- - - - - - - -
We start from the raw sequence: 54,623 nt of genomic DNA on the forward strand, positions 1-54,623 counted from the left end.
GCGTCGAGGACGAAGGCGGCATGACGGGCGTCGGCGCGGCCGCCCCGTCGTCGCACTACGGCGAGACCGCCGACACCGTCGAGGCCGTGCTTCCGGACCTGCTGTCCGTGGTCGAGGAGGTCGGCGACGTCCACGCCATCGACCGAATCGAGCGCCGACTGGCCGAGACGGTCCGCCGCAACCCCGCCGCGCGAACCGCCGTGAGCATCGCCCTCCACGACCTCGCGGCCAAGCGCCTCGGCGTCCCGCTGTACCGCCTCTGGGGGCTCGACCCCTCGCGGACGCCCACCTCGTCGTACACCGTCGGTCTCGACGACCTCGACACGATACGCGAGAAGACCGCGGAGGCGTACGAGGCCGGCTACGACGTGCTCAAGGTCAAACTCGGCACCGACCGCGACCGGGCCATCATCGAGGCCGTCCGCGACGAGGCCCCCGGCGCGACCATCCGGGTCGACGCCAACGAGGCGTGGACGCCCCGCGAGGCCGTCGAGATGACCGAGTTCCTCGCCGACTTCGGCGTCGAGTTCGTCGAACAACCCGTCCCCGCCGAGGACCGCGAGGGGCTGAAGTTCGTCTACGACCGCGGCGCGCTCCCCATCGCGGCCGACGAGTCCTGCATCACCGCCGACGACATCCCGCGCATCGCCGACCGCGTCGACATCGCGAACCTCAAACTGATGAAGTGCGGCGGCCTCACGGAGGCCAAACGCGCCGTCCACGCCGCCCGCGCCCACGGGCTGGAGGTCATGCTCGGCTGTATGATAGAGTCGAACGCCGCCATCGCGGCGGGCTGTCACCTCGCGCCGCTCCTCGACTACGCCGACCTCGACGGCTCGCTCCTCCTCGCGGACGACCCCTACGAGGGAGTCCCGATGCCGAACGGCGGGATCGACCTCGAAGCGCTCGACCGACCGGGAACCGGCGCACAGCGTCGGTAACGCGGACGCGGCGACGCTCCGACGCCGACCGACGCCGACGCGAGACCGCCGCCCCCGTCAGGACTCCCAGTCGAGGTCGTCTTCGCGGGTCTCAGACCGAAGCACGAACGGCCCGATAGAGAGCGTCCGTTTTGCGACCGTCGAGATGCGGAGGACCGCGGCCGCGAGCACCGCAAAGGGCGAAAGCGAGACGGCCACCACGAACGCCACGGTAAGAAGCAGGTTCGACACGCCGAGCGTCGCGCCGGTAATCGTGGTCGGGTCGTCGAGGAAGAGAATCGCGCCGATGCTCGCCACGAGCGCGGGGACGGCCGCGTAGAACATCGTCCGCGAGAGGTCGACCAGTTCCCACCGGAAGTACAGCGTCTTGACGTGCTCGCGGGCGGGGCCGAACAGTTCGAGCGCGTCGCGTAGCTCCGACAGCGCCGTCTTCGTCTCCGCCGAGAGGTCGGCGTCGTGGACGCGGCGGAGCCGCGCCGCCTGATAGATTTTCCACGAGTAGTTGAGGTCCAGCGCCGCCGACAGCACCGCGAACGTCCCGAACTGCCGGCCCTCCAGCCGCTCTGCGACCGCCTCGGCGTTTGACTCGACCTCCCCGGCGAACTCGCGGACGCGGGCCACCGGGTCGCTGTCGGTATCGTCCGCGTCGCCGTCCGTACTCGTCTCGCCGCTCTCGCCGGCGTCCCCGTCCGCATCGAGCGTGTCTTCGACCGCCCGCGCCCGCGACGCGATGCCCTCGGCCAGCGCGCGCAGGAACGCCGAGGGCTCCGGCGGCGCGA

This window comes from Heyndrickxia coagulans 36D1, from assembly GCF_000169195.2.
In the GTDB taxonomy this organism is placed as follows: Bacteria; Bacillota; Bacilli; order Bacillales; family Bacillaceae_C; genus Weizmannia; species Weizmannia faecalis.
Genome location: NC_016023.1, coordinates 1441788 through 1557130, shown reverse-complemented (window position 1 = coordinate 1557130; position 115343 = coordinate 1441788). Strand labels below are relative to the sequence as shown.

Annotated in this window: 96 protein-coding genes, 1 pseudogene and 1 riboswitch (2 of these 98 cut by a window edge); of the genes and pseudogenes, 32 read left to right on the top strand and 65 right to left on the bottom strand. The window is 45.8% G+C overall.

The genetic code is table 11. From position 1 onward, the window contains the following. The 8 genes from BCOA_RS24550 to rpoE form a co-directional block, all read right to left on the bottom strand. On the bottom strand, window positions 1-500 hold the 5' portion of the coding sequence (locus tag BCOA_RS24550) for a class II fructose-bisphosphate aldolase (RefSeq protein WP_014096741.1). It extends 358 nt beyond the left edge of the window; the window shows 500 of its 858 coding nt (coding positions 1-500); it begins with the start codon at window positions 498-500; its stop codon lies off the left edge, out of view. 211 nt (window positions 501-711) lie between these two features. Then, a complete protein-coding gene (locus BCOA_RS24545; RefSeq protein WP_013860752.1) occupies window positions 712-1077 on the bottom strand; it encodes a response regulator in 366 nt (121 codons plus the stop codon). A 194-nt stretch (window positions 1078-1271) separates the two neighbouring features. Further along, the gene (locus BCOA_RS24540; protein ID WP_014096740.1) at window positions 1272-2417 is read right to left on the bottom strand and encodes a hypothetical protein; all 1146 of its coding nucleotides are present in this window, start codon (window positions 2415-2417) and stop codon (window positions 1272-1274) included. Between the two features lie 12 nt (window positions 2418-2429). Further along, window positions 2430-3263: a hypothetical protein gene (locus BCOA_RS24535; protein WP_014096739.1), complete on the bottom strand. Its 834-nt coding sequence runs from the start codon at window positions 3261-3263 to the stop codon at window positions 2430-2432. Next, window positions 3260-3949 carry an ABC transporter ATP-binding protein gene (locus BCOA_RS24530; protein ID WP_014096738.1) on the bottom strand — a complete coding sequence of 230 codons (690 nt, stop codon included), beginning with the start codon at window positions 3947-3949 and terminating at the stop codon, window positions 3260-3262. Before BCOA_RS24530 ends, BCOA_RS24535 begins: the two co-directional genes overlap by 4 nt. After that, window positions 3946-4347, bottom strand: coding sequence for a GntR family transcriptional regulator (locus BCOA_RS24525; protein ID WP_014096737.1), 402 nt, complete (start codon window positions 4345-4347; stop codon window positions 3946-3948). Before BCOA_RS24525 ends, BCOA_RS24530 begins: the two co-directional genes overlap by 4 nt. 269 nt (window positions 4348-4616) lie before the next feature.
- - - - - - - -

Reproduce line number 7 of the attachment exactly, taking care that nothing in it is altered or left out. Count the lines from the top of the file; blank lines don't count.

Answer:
The genetic code is table 11. From position 1 onward, the window contains the following. The 8 genes from BCOA_RS24550 to rpoE form a co-directional block, all read right to left on the bottom strand. On the bottom strand, window positions 1-500 hold the 5' portion of the coding sequence (locus tag BCOA_RS24550) for a class II fructose-bisphosphate aldolase (RefSeq protein WP_014096741.1). It extends 358 nt beyond the left edge of the window; the window shows 500 of its 858 coding nt (coding positions 1-500); it begins with the start codon at window positions 498-500; its stop codon lies off the left edge, out of view. 211 nt (window positions 501-711) lie between these two features. Then, a complete protein-coding gene (locus BCOA_RS24545; RefSeq protein WP_013860752.1) occupies window positions 712-1077 on the bottom strand; it encodes a response regulator in 366 nt (121 codons plus the stop codon). A 194-nt stretch (window positions 1078-1271) separates the two neighbouring features. Further along, the gene (locus BCOA_RS24540; protein ID WP_014096740.1) at window positions 1272-2417 is read right to left on the bottom strand and encodes a hypothetical protein; all 1146 of its coding nucleotides are present in this window, start codon (window positions 2415-2417) and stop codon (window positions 1272-1274) included. Between the two features lie 12 nt (window positions 2418-2429). Further along, window positions 2430-3263: a hypothetical protein gene (locus BCOA_RS24535; protein WP_014096739.1), complete on the bottom strand. Its 834-nt coding sequence runs from the start codon at window positions 3261-3263 to the stop codon at window positions 2430-2432. Next, window positions 3260-3949 carry an ABC transporter ATP-binding protein gene (locus BCOA_RS24530; protein ID WP_014096738.1) on the bottom strand — a complete coding sequence of 230 codons (690 nt, stop codon included), beginning with the start codon at window positions 3947-3949 and terminating at the stop codon, window positions 3260-3262. Before BCOA_RS24530 ends, BCOA_RS24535 begins: the two co-directional genes overlap by 4 nt. After that, window positions 3946-4347, bottom strand: coding sequence for a GntR family transcriptional regulator (locus BCOA_RS24525; protein ID WP_014096737.1), 402 nt, complete (start codon window positions 4345-4347; stop codon window positions 3946-3948). Before BCOA_RS24525 ends, BCOA_RS24530 begins: the two co-directional genes overlap by 4 nt. 269 nt (window positions 4348-4616) lie before the next feature.